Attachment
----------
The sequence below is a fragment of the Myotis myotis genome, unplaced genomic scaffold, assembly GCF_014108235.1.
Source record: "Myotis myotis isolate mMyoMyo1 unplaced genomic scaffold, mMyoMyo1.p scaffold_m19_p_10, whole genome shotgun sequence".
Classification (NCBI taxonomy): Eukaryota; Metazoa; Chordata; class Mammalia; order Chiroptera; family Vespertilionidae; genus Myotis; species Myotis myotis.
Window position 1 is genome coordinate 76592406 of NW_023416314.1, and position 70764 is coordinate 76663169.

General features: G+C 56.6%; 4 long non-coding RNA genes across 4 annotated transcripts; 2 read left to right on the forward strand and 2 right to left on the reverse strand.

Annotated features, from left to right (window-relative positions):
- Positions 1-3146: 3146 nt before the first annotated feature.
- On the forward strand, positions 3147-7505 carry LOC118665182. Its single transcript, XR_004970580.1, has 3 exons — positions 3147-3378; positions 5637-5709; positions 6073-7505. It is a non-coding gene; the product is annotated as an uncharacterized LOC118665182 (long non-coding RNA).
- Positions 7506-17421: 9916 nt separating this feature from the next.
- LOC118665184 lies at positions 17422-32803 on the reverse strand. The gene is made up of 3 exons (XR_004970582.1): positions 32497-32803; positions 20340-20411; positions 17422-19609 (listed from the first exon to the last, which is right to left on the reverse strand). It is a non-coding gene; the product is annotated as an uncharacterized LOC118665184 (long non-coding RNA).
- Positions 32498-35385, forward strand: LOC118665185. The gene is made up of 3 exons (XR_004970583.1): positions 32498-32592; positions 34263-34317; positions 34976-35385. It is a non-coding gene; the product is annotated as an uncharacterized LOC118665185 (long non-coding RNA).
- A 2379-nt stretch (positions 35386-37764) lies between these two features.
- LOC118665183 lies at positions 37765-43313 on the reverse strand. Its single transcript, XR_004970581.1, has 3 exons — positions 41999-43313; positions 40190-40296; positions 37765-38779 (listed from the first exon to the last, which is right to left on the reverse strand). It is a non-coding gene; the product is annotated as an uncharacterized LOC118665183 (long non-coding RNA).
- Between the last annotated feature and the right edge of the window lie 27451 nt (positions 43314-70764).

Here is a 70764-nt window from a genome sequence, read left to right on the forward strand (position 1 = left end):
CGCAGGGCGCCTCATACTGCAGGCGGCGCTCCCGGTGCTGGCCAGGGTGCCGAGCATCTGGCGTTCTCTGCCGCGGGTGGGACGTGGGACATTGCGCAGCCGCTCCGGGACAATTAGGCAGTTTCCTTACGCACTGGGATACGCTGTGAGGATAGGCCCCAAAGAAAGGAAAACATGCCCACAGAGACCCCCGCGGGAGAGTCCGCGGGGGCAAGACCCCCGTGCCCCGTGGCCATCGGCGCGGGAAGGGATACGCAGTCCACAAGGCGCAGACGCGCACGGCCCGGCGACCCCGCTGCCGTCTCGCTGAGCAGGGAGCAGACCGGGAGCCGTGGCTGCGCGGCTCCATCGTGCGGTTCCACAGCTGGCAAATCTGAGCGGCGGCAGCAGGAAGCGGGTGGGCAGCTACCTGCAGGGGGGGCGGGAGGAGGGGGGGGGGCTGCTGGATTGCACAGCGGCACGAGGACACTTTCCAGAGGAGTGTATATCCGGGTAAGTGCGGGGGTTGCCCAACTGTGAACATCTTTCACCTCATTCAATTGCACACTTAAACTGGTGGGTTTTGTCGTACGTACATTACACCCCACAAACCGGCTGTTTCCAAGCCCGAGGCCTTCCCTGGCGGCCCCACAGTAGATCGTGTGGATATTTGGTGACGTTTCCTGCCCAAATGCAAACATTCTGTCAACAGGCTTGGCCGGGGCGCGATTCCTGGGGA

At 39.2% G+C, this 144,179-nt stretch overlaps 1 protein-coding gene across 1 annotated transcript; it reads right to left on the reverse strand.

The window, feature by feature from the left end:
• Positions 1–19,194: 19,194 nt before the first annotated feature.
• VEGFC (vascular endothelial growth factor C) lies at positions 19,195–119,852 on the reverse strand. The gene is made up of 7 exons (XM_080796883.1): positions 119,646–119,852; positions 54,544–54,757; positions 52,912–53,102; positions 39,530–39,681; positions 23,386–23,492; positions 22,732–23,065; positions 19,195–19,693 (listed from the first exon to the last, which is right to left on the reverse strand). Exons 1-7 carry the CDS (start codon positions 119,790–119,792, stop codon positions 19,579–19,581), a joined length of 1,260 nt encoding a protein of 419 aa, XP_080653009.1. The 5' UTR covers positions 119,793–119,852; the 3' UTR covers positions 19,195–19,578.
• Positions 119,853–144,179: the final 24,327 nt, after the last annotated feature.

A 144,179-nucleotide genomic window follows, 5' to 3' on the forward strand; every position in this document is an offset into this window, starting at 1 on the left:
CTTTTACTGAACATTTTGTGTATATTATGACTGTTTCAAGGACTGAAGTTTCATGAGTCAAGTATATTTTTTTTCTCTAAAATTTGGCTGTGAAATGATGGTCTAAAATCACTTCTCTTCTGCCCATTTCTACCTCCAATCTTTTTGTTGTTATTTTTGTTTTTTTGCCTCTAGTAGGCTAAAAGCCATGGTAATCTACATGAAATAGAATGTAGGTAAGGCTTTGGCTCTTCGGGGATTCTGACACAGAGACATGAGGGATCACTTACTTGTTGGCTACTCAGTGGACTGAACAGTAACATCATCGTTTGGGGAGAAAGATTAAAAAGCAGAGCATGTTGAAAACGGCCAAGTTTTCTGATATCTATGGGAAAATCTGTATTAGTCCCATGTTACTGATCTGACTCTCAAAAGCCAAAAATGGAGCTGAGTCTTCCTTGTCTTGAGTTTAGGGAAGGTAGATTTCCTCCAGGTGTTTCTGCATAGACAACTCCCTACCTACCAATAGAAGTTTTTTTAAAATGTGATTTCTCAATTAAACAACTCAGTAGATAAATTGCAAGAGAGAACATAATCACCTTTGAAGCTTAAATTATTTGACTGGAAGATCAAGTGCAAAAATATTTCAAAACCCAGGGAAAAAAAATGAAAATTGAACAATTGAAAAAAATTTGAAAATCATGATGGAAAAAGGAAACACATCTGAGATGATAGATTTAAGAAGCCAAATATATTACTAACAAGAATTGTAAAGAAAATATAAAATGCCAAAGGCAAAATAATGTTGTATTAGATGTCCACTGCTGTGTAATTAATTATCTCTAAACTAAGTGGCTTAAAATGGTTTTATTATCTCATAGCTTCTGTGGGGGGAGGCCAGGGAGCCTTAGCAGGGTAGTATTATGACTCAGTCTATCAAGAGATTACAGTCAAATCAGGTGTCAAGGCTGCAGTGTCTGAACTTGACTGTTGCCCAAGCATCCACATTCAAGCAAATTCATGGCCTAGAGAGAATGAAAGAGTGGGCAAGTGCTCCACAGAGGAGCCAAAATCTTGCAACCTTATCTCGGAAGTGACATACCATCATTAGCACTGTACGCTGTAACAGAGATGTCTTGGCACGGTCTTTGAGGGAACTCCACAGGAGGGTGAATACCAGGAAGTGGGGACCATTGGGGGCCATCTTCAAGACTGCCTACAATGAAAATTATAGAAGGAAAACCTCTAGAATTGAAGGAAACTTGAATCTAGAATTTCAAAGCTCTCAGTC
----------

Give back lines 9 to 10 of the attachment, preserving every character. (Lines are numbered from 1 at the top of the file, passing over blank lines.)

- Positions 7506-17421: 9916 nt separating this feature from the next.
- LOC118665184 lies at positions 17422-32803 on the reverse strand. The gene is made up of 3 exons (XR_004970582.1): positions 32497-32803; positions 20340-20411; positions 17422-19609 (listed from the first exon to the last, which is right to left on the reverse strand). It is a non-coding gene; the product is annotated as an uncharacterized LOC118665184 (long non-coding RNA).